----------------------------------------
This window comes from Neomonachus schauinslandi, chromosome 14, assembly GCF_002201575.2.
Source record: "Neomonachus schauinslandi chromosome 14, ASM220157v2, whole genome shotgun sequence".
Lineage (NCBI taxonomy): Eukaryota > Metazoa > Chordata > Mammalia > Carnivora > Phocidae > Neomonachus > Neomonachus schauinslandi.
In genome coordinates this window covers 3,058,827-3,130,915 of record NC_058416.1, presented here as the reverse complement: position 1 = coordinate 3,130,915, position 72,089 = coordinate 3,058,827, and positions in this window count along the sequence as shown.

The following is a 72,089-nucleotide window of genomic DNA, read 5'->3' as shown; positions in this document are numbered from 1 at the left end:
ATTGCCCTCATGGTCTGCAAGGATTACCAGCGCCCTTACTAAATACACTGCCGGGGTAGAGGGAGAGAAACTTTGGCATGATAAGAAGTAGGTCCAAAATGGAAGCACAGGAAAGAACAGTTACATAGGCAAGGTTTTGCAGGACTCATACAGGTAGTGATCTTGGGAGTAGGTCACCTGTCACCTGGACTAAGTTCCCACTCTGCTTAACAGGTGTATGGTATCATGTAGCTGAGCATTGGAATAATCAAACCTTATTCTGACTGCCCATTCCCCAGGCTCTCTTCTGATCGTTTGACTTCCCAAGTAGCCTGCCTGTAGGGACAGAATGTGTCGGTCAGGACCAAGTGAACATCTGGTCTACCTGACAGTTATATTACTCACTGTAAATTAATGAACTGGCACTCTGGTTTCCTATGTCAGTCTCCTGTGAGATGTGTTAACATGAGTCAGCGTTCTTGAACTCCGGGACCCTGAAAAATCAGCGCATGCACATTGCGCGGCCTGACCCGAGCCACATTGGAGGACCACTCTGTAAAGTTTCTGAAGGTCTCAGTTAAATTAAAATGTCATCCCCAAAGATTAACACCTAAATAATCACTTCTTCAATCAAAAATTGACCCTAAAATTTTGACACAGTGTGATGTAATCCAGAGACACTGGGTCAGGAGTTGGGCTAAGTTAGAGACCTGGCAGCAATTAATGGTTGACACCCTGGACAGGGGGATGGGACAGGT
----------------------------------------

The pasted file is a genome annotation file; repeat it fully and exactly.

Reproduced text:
This window comes from Neomonachus schauinslandi, chromosome 14, assembly GCF_002201575.2.
Source record: "Neomonachus schauinslandi chromosome 14, ASM220157v2, whole genome shotgun sequence".
Lineage (NCBI taxonomy): Eukaryota > Metazoa > Chordata > Mammalia > Carnivora > Phocidae > Neomonachus > Neomonachus schauinslandi.
In genome coordinates this window covers 3,058,827-3,130,915 of record NC_058416.1, presented here as the reverse complement: position 1 = coordinate 3,130,915, position 72,089 = coordinate 3,058,827, and positions in this window count along the sequence as shown.

The following is a 72,089-nucleotide window of genomic DNA, read 5'->3' as shown; positions in this document are numbered from 1 at the left end:
ATTGCCCTCATGGTCTGCAAGGATTACCAGCGCCCTTACTAAATACACTGCCGGGGTAGAGGGAGAGAAACTTTGGCATGATAAGAAGTAGGTCCAAAATGGAAGCACAGGAAAGAACAGTTACATAGGCAAGGTTTTGCAGGACTCATACAGGTAGTGATCTTGGGAGTAGGTCACCTGTCACCTGGACTAAGTTCCCACTCTGCTTAACAGGTGTATGGTATCATGTAGCTGAGCATTGGAATAATCAAACCTTATTCTGACTGCCCATTCCCCAGGCTCTCTTCTGATCGTTTGACTTCCCAAGTAGCCTGCCTGTAGGGACAGAATGTGTCGGTCAGGACCAAGTGAACATCTGGTCTACCTGACAGTTATATTACTCACTGTAAATTAATGAACTGGCACTCTGGTTTCCTATGTCAGTCTCCTGTGAGATGTGTTAACATGAGTCAGCGTTCTTGAACTCCGGGACCCTGAAAAATCAGCGCATGCACATTGCGCGGCCTGACCCGAGCCACATTGGAGGACCACTCTGTAAAGTTTCTGAAGGTCTCAGTTAAATTAAAATGTCATCCCCAAAGATTAACACCTAAATAATCACTTCTTCAATCAAAAATTGACCCTAAAATTTTGACACAGTGTGATGTAATCCAGAGACACTGGGTCAGGAGTTGGGCTAAGTTAGAGACCTGGCAGCAATTAATGGTTGACACCCTGGACAGGGGGATGGGACAGGT